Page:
- Making sure that lots of people of color with various backgrounds know about my events, and feel invited to them. Yes, there are lots of people of color present in all parts of Boston throughout the day (not just the historically POC neighborhoods). But there are also lots of POC who mostly hang out in Dorchester, Roxbury, Mattapan, etc. – especially (but not only) working class POC. I tend not to put up many flyers for my events, mostly because I feel very shy when trying to post flyers, but I think that relying on internet promotion tends to be more insular. People who are already engaged in the predominantly white circles that promote sex positivity, feminism, LGBTQA organizing, etc. are likely to be the people in the corners of the internet where I post about my events. Which makes sense because I don’t want to spam pages that have nothing to do with my events. But in public, anyone can see a flyer! That is kind of an amazingly inclusive option, and I should take better advantage of it.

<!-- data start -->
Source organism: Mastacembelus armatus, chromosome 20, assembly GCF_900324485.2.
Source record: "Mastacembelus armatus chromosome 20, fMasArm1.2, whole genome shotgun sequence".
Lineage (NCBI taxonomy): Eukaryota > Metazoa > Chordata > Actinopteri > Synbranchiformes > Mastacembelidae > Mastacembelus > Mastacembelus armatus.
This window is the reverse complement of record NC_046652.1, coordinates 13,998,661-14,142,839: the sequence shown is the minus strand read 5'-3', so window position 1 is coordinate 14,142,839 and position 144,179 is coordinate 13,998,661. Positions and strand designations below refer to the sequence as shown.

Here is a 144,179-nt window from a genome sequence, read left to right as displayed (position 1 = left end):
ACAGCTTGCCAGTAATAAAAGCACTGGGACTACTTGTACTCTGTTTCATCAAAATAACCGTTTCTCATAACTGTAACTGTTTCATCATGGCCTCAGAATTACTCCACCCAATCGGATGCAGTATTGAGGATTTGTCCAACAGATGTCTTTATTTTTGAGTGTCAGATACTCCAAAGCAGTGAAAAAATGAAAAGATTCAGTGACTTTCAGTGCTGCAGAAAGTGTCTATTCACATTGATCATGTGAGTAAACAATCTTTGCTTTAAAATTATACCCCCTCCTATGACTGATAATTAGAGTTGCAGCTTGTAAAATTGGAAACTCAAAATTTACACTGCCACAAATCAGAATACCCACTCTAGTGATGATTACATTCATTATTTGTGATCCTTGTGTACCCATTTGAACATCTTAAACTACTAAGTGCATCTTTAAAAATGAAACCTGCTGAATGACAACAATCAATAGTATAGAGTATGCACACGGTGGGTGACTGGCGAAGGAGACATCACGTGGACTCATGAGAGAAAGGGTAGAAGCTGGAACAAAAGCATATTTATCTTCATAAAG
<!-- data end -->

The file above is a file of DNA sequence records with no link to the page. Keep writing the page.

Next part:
A couple of other things I can’t not say about the video: It’s important to check what pronouns people use if you’re going to introduce them. Also check how they pronounce the name of their organization. And finally, that “woke-shun” moment was so good :)